Despite what many people may believe, electric vehicles are now much more affordable to acquire and maintain than before. With the help of technology and innovation in research and development, electric vehicles are sure to become even more affordable in the years to come.

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  • AaronD12

    The link about how EV maintenance is more than gas maintenance is bullocks. “Oh, Nissan says we need to change the brake fluid each year and that’s $300 a pop!” Use your f—ing head. TEST your brake fluid to see if it need replacing. NEVER blindly follow a dealership’s opinions about what maintenance to perform on your car. Dealerships are there to make money. They will do everything they can to maximize the amount of money they can squeeze out of you, especially if you’re an EV driver.

    The Mitsubishi dealership I got my i-MiEV from had a maintenance schedule Excel file (complete with typos) that showed the car’s yearly maintenance to be nearly $1000. Are you kidding me? Don’t be a sucker. If you don’t know about car maintenance, ask someone who does.

    It’s much better to follow the owner’s manual for the specific use case your vehicle has. The “change your brake fluid each year” is for heavy-use cases (e.g., taxis) and is identical to ICE vehicles.

    As for cost-of-purchase, Gas2 is a big proponent of used vehicles. You can get a used i-MiEV for around $7000 today. Used LEAFs go for around $9000. Because of the steep depreciation of EVs (thanks mostly to the government subsidies), you can get a newer EV for less than a gas-powered car of the same class and model year. Add cheaper “fuel” and you’re seriously winning.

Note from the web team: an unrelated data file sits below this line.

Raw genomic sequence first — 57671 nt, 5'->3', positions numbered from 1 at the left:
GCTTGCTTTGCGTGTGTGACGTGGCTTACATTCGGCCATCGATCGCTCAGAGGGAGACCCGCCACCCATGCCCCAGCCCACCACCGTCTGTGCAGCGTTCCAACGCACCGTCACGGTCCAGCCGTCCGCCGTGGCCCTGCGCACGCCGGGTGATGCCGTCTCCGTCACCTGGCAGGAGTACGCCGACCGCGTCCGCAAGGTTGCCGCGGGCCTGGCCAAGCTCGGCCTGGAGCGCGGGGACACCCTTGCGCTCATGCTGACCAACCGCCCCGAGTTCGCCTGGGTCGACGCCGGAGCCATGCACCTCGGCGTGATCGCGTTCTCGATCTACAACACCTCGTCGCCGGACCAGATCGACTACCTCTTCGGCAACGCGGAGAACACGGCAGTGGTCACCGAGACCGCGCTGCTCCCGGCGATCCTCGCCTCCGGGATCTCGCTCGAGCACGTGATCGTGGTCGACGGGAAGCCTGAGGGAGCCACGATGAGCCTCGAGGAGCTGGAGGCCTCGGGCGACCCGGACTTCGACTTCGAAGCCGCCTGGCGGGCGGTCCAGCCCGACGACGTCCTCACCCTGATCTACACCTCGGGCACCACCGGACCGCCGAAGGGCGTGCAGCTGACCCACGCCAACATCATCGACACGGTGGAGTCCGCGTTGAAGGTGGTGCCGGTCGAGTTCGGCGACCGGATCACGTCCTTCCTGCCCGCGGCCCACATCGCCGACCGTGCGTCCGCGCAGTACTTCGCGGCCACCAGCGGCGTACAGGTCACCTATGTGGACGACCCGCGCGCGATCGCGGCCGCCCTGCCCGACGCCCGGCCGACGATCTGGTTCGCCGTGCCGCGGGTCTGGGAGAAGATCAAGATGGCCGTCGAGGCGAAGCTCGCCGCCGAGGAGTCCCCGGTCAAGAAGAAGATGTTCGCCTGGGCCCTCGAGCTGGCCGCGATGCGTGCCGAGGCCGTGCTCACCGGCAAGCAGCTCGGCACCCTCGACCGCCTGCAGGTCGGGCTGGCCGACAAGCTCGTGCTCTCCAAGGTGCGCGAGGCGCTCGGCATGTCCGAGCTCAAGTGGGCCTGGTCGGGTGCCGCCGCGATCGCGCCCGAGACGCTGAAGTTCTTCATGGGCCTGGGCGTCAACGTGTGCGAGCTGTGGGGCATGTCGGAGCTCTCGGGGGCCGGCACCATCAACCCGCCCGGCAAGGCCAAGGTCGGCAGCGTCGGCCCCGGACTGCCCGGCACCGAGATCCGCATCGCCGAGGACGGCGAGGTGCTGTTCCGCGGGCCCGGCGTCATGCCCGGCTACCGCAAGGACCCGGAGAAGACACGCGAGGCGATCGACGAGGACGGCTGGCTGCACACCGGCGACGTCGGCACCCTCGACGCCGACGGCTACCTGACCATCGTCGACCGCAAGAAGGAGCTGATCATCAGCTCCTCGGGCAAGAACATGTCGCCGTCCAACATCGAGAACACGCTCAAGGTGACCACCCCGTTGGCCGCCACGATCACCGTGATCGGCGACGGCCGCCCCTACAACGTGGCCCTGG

• Jesse


      Maintenance on my 2011 Leaf (leased), amounted to rotating the tires 4 times (covered by dealer), and replacing the windshield wiper blades (had to pay for those myself). Everything else was covered by the dealer. Never had to replace the brake fluid.

      Maintenance on my 2014 Leaf (leased) has amounted to nothing so far (2 FREE tire rotations so far). Zero cost for maintenance in 20 months. I did have some minor bodywork needed ($500 deductible) from some debris kicked up by another car in the highway, but that would have been a cost with any vehicle.

      I think if you exclude Teslas (which have higher maintenance costs because they’re luxury vehicles…their maintenance costs are in line with other vehicles in their class), you’ll find that EVs are very cheap to maintain, much cheaper than any ICE vehicle.

  • gendotte

    EVidently. I just bought a Leaf—-2014, 12,100 miles, 12,100 bucks

    • AaronD12

      Sweet! Welcome to the club. You’re going to be amazed at the amount of money you will save over a gas-powered car.

      • gendotte

        So far so good